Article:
So, by all rights, I really ought to dislike the cover of Rob Conley's Blackmarsh campaign setting, which obviously reminds one of the cover to the original The World of Greyhawk folio -- but I don't. If anything, the cover makes me even more fond of Blackmarsh than I otherwise would have been (and I already liked it a great deal). That's because Blackmarsh is probably closer in spirit to 1980 The World of Greyhawk gazetteer than any campaign setting product released in the last few years. Yes, there are plenty of differences in content, tone, and presentation, but, like that folio of old, Blackmarsh does a lot with a little, making a surprisingly tasty meal out of nothing but bare bones and leaving one with the impression that many more equally tasty meals could be had with its ingredients.
In that respect, Blackmarsh might more rightly be said to be the child of the original The World of Greyhawk folio and Judges Guild's various Wilderlands products, with some DNA from Blackmoor as well. In the span of 16 pages, Blackmarsh presents an area of 95 by 135 miles in area, called (naturally) Blackmarsh, after the strange swamps that dot the landscape of this region. Those 16 pages provide a basic overview of the setting and its particulars, in addition to maps, rumors, and brief descriptions of noteworthy 5-mile hexes. Those descriptions make up the bulk of Blackmarsh and clearly point to the Judges Guild "hexcrawl" heritage of this product, though there are enough settlements and dungeon locales scattered about the region to support other traditional elements of campaign play.
The region of Blackmarsh is characterized by two things. First is "The Mountain That Fell," an asteroid that struck the area long ago, shattering the landscape and scattering a substance called "viz" that is valuable as a reagent in many magical effects, including spellcasting. The second is its isolation from the centers of civilization, as the region's former rulers, the Bright Empire, retreated to the south several centuries ago, leaving Blackmarsh to fend for itself. If you recognize the name "the Bright Empire," that's because it's from one of Conley's earlier efforts, Points of Light, though there's no necessity that you own that product to use Blackmarsh. Taken together, these two characteristics of the region create a wide-open sandbox environment lacking in a centralized authority and rife with adventuring opportunities -- the perfect place to start a new campaign.
Blackmarsh is largely devoid of game statistics beyond very basic ones (level, class, hit dice, etc.), making it readily usable with almost any fantasy game system, even though it's specifically noted as being compatible with Brave Halfling's soon-to-be-released Delving Deeper. Indeed, a copy of Blackmarsh is included in the boxed set of Delving Deeper as an example of what a campaign setting might look like. I think this is a sound idea and is in many ways worth a great deal more than pages of advice to the referee on how to design a campaign setting, especially in a game geared to beginners. This is doubly true when the advice one is attempting to impart runs counter to so much of what is seen elsewhere in the hobby. A straightforward, unpretentious sandbox setting like Blackmarsh can concretely demonstrate the old school way of campaigning far better than several chapters on the subject.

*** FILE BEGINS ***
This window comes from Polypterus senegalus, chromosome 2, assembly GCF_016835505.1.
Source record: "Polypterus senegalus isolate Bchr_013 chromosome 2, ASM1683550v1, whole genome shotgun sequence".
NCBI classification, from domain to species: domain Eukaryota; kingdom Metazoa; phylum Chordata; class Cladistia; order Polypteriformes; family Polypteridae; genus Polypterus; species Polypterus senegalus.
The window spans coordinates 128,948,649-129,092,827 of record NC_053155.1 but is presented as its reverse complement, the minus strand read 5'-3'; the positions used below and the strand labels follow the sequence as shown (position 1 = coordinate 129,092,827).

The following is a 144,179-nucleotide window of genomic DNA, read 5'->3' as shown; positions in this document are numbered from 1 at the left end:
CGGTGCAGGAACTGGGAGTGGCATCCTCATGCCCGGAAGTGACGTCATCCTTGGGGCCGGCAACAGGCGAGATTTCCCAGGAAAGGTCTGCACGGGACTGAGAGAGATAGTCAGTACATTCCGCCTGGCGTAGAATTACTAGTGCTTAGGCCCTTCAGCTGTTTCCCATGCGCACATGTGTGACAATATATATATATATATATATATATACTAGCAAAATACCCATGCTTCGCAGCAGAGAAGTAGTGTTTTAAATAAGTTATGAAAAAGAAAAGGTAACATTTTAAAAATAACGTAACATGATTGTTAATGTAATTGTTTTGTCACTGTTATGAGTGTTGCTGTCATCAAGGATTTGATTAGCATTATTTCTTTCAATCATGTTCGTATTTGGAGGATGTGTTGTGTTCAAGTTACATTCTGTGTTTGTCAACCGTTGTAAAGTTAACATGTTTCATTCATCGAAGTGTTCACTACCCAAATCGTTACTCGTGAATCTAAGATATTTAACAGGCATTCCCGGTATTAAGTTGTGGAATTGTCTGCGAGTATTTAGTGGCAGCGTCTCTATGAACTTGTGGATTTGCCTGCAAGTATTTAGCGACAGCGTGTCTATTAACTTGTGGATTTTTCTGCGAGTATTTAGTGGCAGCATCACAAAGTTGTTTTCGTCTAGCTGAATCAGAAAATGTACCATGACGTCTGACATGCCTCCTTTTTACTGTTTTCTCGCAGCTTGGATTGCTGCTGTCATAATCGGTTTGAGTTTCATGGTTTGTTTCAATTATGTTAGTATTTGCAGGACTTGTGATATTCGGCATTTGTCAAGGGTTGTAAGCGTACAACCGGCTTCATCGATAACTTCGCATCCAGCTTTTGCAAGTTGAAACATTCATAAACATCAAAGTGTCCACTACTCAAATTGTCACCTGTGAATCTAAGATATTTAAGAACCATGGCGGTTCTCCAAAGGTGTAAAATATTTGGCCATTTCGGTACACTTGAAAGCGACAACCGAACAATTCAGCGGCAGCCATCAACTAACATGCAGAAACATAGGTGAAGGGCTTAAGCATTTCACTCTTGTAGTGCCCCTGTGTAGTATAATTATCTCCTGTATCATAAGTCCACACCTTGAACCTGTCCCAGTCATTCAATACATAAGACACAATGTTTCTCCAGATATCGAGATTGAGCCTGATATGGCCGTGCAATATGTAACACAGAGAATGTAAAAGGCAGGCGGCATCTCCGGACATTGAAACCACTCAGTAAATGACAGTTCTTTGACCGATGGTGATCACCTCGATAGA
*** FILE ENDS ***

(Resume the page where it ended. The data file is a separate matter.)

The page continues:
This isn't to say that Blackmarsh is or should be the last word on the subject. There's still plenty of room for other takes on the old school campaign setting and I sincerely hope we'll see them. Furthermore, Blackmarsh isn't flawless. There are some editorial snafus here and there, like mistaken hex references, that weaken its presentation. Likewise, there seems to be a tension in its hex descriptions between those that present purely factual information -- "The leeward side of this island is choked with groves of thorny bushes and hedges." -- and those that present action in media res -- "A mother black dragon (old, HD 8) and her child (young, HD 7) have slaughtered a herd of deer and are in a meadow consuming the carcasses." I personally prefer the former and find the latter a clumsy way to present an adventure hook.
That said, Blackmarsh is presented as wholly Open Game Content. Anyone who wishes to uses its maps, locations, or background is free to do so for any purpose. In fact, the book includes the following commendable note:
It is the author's intention that the Blackmarsh setting is open content and free to use for commercial and non-commercial projects.That's frankly the kind of attitude I can't help but applaud. If we see others take up and run with some of what Rob Conley has put on offer here, Blackmarsh will have proven its value above and beyond what you can read in its 16 pages.
Presentation: 7 out of 10
Creativity: 7 out of 10
Utility: 9 out of 10
Buy This If: You're looking for a bare bones sandbox setting to use or to loot for ideas for your fantasy roleplaying game campaign.
Don't Buy This If: You have no interest whatsoever in using a setting of someone else's creation.